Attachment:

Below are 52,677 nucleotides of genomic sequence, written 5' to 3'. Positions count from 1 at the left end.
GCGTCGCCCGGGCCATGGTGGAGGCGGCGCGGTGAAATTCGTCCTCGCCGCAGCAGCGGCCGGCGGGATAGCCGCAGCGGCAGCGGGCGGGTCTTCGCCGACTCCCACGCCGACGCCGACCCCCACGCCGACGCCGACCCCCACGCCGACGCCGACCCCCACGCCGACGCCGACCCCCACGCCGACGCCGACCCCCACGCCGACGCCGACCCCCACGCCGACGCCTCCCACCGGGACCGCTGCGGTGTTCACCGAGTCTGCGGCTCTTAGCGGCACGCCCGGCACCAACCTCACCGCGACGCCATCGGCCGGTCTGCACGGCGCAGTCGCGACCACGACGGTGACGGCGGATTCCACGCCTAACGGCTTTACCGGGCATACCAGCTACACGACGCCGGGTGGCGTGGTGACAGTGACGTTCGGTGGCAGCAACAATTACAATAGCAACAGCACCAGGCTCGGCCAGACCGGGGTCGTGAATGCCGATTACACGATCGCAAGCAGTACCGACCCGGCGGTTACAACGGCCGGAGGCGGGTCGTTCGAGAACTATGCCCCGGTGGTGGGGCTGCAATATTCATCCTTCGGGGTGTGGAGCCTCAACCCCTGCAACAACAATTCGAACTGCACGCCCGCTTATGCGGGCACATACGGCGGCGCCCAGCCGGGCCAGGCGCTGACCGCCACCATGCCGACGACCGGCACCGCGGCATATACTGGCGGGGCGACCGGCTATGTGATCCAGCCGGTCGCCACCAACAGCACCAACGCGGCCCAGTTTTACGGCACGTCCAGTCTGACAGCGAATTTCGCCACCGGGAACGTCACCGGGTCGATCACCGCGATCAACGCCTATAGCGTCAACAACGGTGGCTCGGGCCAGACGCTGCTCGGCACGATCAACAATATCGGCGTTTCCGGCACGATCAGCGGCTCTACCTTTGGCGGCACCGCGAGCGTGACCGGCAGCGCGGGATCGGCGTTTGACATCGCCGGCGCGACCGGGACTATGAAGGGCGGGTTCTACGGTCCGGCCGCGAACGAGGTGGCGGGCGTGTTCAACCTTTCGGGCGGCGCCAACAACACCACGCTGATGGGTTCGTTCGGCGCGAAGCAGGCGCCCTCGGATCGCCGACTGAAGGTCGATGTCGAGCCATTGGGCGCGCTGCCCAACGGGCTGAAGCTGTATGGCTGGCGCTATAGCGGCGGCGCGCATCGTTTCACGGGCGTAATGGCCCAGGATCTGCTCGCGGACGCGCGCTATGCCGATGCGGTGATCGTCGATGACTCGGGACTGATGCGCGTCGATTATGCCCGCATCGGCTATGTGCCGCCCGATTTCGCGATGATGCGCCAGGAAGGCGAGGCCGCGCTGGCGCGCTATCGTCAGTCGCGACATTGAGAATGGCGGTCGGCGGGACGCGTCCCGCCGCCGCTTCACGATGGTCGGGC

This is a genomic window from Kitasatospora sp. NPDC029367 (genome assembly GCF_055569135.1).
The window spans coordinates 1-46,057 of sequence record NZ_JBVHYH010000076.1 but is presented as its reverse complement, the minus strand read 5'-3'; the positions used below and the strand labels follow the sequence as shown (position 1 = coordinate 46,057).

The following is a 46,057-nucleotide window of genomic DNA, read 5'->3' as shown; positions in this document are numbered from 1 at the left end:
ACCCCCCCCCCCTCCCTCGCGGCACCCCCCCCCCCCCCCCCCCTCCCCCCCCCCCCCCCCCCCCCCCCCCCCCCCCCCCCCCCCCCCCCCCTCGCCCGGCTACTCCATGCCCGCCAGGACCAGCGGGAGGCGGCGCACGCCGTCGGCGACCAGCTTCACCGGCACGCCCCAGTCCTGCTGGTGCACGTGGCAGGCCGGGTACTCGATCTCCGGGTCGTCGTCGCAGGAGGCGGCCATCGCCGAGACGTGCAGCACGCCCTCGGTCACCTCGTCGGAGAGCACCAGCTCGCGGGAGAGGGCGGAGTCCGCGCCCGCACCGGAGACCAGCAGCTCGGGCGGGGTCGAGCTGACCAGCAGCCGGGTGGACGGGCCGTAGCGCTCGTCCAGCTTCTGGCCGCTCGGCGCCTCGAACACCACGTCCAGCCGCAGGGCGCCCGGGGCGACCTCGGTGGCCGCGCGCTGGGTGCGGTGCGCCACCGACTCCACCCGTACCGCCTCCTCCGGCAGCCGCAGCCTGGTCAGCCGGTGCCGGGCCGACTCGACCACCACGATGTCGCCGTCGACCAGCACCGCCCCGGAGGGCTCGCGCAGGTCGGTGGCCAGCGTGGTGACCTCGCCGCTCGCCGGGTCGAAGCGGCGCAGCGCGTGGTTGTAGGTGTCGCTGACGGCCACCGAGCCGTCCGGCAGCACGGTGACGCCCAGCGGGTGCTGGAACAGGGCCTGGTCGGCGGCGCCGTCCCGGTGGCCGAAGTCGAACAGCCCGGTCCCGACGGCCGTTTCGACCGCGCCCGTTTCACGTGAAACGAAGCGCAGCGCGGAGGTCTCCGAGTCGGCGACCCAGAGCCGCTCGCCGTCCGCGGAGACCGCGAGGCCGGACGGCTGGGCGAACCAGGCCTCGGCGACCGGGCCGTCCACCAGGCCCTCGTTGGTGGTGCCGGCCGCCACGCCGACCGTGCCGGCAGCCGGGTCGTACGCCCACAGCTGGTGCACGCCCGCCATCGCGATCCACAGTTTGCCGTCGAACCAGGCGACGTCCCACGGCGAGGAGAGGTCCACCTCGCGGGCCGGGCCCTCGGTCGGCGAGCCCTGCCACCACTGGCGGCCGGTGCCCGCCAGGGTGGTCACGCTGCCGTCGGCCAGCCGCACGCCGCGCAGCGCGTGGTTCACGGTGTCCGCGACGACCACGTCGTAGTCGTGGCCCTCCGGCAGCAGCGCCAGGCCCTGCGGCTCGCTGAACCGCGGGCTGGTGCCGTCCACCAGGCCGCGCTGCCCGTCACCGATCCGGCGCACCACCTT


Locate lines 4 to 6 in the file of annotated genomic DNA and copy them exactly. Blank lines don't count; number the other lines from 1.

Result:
The window spans coordinates 1-46,057 of sequence record NZ_JBVHYH010000076.1 but is presented as its reverse complement, the minus strand read 5'-3'; the positions used below and the strand labels follow the sequence as shown (position 1 = coordinate 46,057).

The following is a 46,057-nucleotide window of genomic DNA, read 5'->3' as shown; positions in this document are numbered from 1 at the left end:
ACCCCCCCCCCCTCCCTCGCGGCACCCCCCCCCCCCCCCCCCCTCCCCCCCCCCCCCCCCCCCCCCCCCCCCCCCCCCCCCCCCCCCCCCCTCGCCCGGCTACTCCATGCCCGCCAGGACCAGCGGGAGGCGGCGCACGCCGTCGGCGACCAGCTTCACCGGCACGCCCCAGTCCTGCTGGTGCACGTGGCAGGCCGGGTACTCGATCTCCGGGTCGTCGTCGCAGGAGGCGGCCATCGCCGAGACGTGCAGCACGCCCTCGGTCACCTCGTCGGAGAGCACCAGCTCGCGGGAGAGGGCGGAGTCCGCGCCCGCACCGGAGACCAGCAGCTCGGGCGGGGTCGAGCTGACCAGCAGCCGGGTGGACGGGCCGTAGCGCTCGTCCAGCTTCTGGCCGCTCGGCGCCTCGAACACCACGTCCAGCCGCAGGGCGCCCGGGGCGACCTCGGTGGCCGCGCGCTGGGTGCGGTGCGCCACCGACTCCACCCGTACCGCCTCCTCCGGCAGCCGCAGCCTGGTCAGCCGGTGCCGGGCCGACTCGACCACCACGATGTCGCCGTCGACCAGCACCGCCCCGGAGGGCTCGCGCAGGTCGGTGGCCAGCGTGGTGACCTCGCCGCTCGCCGGGTCGAAGCGGCGCAGCGCGTGGTTGTAGGTGTCGCTGACGGCCACCGAGCCGTCCGGCAGCACGGTGACGCCCAGCGGGTGCTGGAACAGGGCCTGGTCGGCGGCGCCGTCCCGGTGGCCGAAGTCGAACAGCCCGGTCCCGACGGCCGTTTCGACCGCGCCCGTTTCACGTGAAACGAAGCGCAGCGCGGAGGTCTCCGAGTCGGCGACCCAGAGCCGCTCGCCGTCCGCGGAGACCGCGAGGCCGGACGGCTGGGCGAACCAGGCCTCGGCGACCGGGCCGTCCACCAGGCCCTCGTTGGTGGTGCCGGCCGCCACGCCGACCGTGCCGGCAGCCGGGTCGTACGCCCACAGCTGGTGCACGCCCGCCATCGCGATCCACAGTTTGCCGTCGAACCAGGCGACGTCCCACGGCGAGGAGAGGTCCACCTCGCGGGCCGGGCCCTCGGTCGGCGAGCCCTGCCACCACTGGCGGCCGGTGCCCGCCAGGGTGGTCACGCTGCCGTCGGCCAGCCGCACGCCGCGCAGCGCGTGGTTCACGGTGTCCGCGACGACCACGTCGTAGTCGTGGCCCTCCGGCAGCAGCGCCAGGCCCTGCGGCTCGCTGAACCGCGGGCTGGTGCCGTCCACCAGGCCGCGCTGCCCGTCACCGATCCGGCGCACCACCTT